Storm Weather Advisory: Tropical Storm IAN: Potential Flooding

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Tropical Storm Ian has the potential to cause flooding in GA, SC, NC, VA, MD

In collaboration with AWIS Weather Services

Tropical Storm Ian is expected to make a second landfall in SE-GA or SC Friday afternoon! It will bring high wind speeds to SC and GA, and heavy rainfall to the entire region! This comes during one of the most busiest times in the strawberry season: Preparation and planting. NCSU, UF and the USDA Forest Service have developed hurricane guidelines specifically for strawberry growers. We advise to follow especially the short-term preparedness guidelines. 

Weather Discussion

Major Hurricane Ian was moving onshore early Wednesday 09/28/2022, in the Ft Myers region of SW Florida. It did spread damaging winds and flooding rains from SW Florida through a good chunk of Interior Central and North Florida, before moving back into the Far Western Atlantic this evening, Friday morning.

There is some chance it could at least maintain some strength, or even get a little stronger prior to moving onshore again in SE-GA or SC, predicted for Friday afternoon. For now it is expected to be at minimum at tropical storm strength at this second landfall.

Growers are advised to stay alert to the latest local information as Ian continues to spread heavy rains and gusty winds inland across parts of the Southeast USA, and into at least Southern areas of the Mid-Atlantic States through this weekend into
the early part of next week.

Rain totals of 2-6 inches will be common as far North as Maryland/Virginia area, and as far West as the Eastern ranges of the Southern and perhaps Central Appalachian mountains. Locally heavier totals are possible where the center of the remains tract, and in any areas of heavier rain bands. This is most likely across coastal areas of GA and the Carolinas, outside of the heavier totals across
much of the Peninsular of Florida. The slow movement of the remains of Ian will allow for even locally heavier totals, as it is not expected to get picked up and move East until the early-middle part of next week.

Forecast Maps (NOAA)

A map of the south eastern United States depicting the possible path of Tropical Storm Ian. A map of the South Eastern portion of the United States showing rain fall related to Hurricane Ian.

Figure 1. Upper: Predicted path of Hurricane Ian into the Southeast. Lower: Heavy rainfalls are expected in most of the Southeast and Mid-Atlantic.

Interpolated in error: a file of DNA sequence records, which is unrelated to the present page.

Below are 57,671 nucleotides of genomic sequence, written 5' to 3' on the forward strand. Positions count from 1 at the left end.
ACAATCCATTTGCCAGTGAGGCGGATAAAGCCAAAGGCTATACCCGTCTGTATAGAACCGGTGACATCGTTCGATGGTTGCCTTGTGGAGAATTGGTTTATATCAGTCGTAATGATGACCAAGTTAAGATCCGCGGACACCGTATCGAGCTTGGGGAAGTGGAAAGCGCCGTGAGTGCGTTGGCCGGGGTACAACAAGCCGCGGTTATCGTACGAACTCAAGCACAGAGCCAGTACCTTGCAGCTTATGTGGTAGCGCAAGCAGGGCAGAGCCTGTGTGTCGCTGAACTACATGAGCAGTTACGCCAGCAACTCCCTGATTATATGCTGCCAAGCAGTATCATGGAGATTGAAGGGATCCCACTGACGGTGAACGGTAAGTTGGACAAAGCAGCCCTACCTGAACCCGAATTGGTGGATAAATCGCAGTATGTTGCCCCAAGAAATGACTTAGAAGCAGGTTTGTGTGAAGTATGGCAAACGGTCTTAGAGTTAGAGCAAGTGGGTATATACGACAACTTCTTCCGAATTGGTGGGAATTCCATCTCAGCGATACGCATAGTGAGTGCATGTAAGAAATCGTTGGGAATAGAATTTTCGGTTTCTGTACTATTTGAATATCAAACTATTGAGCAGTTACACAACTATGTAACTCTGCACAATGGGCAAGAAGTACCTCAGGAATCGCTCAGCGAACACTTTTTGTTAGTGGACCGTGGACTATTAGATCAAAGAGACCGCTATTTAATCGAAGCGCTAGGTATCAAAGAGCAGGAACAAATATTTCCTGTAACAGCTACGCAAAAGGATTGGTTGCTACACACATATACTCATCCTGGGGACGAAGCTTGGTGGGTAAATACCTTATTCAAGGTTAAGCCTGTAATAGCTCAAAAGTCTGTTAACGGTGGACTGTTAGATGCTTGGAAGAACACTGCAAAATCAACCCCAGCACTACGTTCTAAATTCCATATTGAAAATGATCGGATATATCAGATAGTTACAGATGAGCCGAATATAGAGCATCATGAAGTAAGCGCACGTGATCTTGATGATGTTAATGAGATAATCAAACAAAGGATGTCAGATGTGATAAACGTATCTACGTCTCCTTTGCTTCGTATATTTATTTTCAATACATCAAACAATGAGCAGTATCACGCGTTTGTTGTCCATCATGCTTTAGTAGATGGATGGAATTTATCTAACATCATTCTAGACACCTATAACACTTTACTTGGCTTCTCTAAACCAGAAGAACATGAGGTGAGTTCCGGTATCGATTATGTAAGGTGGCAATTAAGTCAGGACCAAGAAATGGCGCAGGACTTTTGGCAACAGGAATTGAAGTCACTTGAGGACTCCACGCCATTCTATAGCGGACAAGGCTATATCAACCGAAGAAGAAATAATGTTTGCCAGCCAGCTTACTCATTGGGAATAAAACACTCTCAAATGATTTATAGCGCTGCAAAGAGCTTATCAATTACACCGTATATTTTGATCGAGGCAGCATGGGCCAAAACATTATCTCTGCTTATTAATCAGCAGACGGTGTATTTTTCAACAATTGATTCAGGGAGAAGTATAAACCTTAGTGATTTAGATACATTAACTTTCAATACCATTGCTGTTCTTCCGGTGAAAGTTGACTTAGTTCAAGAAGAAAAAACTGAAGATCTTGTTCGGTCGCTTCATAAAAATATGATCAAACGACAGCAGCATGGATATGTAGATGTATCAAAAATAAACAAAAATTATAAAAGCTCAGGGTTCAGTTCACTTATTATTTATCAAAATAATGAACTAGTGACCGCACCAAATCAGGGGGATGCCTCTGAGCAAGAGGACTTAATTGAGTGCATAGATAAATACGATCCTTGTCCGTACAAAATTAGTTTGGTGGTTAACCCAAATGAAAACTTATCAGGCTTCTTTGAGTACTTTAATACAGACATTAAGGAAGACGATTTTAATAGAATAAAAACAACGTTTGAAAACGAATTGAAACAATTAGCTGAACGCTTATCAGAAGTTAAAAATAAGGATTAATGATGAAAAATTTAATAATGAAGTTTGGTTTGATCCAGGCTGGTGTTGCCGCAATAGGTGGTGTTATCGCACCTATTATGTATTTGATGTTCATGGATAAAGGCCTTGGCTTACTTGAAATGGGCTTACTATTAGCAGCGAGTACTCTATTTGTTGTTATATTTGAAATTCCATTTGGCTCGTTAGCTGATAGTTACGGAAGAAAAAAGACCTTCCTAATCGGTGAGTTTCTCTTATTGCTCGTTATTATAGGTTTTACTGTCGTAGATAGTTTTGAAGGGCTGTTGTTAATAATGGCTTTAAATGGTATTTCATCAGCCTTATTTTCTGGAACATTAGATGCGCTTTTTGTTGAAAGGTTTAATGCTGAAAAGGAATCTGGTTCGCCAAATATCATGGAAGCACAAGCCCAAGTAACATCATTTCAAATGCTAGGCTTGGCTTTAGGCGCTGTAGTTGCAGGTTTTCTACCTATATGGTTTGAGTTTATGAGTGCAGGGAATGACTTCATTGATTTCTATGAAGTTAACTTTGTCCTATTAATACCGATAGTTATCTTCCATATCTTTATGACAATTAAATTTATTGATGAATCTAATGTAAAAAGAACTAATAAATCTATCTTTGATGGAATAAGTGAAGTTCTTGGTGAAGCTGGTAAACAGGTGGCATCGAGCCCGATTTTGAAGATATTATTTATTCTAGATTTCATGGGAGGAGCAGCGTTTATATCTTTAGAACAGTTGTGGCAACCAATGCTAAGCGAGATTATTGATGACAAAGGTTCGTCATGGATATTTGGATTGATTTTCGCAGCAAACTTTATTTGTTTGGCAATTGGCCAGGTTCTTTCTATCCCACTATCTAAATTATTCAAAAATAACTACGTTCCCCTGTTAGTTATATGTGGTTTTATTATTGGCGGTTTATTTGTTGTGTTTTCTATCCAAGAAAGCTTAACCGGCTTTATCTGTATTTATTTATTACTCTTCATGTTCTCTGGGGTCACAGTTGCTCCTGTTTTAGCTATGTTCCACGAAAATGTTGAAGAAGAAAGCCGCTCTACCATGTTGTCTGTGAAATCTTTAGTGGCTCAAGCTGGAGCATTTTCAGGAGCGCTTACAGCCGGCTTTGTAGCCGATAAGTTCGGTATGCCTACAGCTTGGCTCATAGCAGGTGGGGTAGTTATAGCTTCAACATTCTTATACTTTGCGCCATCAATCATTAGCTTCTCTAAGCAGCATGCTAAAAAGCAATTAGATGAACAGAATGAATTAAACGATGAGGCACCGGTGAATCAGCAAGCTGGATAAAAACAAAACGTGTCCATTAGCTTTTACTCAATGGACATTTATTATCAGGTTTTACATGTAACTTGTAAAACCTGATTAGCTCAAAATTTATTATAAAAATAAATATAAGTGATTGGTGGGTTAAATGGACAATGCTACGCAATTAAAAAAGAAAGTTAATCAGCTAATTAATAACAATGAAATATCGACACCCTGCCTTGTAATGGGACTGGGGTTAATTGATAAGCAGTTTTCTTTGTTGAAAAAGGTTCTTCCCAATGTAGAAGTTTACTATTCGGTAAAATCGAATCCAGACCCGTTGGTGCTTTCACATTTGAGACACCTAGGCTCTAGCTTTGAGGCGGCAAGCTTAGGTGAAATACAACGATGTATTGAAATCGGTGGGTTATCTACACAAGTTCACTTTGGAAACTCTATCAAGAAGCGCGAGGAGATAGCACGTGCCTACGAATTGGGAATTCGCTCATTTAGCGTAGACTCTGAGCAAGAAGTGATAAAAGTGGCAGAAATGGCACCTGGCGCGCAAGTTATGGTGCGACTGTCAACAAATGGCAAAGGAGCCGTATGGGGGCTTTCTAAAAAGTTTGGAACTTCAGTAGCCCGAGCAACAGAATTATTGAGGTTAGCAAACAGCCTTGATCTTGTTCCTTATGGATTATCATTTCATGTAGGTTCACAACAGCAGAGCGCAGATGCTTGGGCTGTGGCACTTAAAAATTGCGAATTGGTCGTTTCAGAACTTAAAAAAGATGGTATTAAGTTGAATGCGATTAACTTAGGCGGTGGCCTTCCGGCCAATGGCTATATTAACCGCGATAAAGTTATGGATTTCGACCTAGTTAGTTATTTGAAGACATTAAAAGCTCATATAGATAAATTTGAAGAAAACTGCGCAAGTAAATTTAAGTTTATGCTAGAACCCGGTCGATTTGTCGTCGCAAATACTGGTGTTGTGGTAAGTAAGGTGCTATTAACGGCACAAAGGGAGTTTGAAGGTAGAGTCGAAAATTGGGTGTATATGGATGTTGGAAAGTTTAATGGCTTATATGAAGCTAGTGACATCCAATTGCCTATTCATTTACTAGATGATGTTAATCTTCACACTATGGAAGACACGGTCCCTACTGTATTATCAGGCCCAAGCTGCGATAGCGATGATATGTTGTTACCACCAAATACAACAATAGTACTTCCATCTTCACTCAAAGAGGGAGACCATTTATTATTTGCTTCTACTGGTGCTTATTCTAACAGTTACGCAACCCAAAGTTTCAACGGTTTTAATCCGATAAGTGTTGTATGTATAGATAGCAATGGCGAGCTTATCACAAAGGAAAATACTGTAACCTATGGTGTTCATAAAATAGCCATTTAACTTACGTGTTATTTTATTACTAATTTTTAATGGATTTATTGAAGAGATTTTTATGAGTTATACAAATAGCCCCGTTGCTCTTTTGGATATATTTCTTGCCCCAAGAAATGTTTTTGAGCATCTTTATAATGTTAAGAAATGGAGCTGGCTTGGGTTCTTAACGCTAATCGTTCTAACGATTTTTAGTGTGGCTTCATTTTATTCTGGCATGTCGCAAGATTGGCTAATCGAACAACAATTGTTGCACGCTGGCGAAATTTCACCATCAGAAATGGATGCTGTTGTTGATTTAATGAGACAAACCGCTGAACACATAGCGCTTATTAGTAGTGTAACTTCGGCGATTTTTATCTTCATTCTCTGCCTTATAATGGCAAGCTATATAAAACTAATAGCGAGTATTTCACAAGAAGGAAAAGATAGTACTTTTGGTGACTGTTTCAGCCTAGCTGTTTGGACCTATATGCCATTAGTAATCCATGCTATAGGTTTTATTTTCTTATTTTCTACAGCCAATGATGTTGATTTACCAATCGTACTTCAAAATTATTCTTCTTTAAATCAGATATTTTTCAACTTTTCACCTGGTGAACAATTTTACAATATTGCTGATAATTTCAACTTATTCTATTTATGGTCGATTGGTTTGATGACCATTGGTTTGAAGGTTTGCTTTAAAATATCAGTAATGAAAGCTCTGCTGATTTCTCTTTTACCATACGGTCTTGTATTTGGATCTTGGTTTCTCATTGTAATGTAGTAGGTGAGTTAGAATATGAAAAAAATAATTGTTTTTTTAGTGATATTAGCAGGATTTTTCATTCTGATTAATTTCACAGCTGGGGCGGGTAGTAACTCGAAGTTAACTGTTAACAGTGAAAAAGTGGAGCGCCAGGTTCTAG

Recommendations

Heavy downpours of 10-4 Inches are predicted for South Carolina, and between 6-4 Inches of rain are predicted for North Carolina (Figure 1). At this point of time, we are most concerned about flooding that can occur in strawberry fields.

We highly advise to follow the STRAWBERRY HURRICANE PREPARDENESS GUIDE for the Southeast. This guide was specifically developed for scenarios such as the predicted potential for flooding.

If you have not planted yet, but plastic mulch has been laid:

● Do not plant before the hurricane.
● Document the status of your field, block by block
● Prepare to redo some of the beds, as they may collapse.
● Make sure major access roads have ditches for water to run off.
● Check and clean ditches in production fields.
● Secure equipment that might be blown away or be flooded otherwise.

If you have already planted:

● Document the status of your field, block by block.
● Prepare to redo some of the beds, as they may collapse.
● If you are less than 4 weeks after planting date, identify a plant provider and ask
whether they can ship extra plants on short notice for replanting.
Make sure major access roads have ditches for water to run off.
● Check and clean ditches in production fields.
● Secure equipment might be blown away or be flooded otherwise.

Diseases such as Phytophthora crown rot and anthracnose can be a big problem
in flooded fields, so you will need to closely monitor those fields after planting. After heavy flooding, plant will see nutritional damage or water stress. If you have not planted, we recommend to wait until conditions are favorable again for planting after the flood.

As always we hope that helps,

Everyone stay safe,

Mark

Written By

Mark Hoffmann, N.C. Cooperative ExtensionDr. Mark HoffmannSmall Fruits Extension Specialist, Assistant Professor, Strawberry and Grape Call Dr. Mark Email Dr. Mark Horticultural Science
NC State Extension, NC State University
Posted on Sep 29, 2022
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